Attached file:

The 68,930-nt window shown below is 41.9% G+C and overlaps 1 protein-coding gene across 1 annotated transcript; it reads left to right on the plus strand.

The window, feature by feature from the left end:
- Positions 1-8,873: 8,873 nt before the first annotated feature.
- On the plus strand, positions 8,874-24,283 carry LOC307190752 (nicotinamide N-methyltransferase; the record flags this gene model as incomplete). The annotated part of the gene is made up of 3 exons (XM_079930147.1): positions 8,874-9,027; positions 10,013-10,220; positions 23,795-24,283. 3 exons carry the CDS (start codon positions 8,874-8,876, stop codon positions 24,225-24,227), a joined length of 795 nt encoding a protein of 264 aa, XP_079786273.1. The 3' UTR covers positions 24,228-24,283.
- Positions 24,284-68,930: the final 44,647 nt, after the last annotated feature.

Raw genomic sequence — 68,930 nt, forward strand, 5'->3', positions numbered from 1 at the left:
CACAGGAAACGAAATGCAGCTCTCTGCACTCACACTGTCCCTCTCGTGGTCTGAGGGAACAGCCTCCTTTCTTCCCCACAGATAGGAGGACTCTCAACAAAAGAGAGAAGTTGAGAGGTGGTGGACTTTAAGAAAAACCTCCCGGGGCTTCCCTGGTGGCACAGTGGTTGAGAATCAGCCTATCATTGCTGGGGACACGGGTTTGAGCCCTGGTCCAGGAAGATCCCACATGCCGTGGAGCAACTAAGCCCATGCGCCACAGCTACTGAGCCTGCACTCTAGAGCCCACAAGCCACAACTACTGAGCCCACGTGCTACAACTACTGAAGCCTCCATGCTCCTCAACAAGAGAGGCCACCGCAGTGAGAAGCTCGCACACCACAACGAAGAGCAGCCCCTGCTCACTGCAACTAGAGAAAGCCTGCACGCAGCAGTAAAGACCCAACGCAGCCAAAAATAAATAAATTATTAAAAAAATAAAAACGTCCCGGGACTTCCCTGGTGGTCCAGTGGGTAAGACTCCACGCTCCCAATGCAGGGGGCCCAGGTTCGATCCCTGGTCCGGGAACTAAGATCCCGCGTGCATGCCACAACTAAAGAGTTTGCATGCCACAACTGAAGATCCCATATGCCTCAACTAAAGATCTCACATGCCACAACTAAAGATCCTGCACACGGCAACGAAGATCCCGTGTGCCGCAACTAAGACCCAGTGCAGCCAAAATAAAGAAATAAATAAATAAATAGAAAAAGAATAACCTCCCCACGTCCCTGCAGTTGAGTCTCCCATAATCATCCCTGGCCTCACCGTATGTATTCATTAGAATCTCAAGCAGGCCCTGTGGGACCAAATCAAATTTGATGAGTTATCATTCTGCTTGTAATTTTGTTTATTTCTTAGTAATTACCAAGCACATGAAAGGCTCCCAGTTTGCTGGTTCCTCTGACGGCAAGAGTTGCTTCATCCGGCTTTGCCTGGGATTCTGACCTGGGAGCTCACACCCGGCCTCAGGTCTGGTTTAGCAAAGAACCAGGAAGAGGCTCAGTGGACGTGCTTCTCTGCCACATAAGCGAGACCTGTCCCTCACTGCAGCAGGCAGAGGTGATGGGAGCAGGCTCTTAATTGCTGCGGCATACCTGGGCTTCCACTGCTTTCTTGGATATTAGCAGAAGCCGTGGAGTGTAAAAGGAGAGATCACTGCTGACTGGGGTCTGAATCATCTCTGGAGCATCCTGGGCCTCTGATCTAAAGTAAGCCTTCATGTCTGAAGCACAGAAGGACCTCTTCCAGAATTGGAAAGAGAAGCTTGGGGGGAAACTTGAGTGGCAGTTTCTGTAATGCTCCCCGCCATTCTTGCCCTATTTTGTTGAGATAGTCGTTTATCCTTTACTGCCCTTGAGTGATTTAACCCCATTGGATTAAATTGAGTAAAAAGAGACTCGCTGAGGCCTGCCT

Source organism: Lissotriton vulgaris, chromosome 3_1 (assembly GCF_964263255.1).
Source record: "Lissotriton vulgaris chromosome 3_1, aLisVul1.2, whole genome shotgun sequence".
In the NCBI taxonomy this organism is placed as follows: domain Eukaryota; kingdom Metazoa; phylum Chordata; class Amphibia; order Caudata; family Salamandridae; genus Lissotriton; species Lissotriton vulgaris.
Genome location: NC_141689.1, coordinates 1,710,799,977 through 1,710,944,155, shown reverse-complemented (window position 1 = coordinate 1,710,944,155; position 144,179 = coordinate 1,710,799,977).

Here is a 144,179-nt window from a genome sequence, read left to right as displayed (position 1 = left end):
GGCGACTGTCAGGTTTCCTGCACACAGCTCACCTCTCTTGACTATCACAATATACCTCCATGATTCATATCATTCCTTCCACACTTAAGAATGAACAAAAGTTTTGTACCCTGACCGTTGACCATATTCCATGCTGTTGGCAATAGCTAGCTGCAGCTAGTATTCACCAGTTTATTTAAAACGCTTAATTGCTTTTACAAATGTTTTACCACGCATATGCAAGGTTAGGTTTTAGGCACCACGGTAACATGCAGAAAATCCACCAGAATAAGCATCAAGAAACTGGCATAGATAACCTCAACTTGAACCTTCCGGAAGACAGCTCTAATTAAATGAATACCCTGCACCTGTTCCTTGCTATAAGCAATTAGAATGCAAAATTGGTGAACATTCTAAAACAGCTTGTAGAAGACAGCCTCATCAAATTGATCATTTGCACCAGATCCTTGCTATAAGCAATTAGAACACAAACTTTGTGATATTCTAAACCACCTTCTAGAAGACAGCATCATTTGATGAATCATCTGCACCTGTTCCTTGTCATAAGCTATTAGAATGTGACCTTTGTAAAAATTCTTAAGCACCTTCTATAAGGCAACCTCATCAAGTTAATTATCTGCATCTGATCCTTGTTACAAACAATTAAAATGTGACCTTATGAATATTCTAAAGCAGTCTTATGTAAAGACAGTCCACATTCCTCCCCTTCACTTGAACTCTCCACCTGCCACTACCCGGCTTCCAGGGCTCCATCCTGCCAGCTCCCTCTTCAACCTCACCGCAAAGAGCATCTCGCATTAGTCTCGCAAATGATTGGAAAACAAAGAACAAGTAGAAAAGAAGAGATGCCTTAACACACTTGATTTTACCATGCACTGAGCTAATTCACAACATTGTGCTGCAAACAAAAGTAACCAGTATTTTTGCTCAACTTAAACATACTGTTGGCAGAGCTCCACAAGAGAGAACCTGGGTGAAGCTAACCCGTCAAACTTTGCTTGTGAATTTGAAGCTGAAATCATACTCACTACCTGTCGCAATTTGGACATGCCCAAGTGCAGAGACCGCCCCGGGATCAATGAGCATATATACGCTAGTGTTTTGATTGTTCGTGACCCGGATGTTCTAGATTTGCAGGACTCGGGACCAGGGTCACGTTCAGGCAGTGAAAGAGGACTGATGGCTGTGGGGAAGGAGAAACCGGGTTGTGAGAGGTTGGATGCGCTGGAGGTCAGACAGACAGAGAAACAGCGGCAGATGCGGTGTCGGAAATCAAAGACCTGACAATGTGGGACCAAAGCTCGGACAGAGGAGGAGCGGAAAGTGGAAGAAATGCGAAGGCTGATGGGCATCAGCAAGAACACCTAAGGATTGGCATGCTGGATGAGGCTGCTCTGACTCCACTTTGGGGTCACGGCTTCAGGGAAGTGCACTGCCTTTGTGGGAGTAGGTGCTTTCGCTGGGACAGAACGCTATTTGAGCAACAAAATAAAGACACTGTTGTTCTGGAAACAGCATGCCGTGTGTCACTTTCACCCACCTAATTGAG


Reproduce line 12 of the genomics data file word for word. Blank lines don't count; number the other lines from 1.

Here is a 144,179-nt window from a genome sequence, read left to right as displayed (position 1 = left end):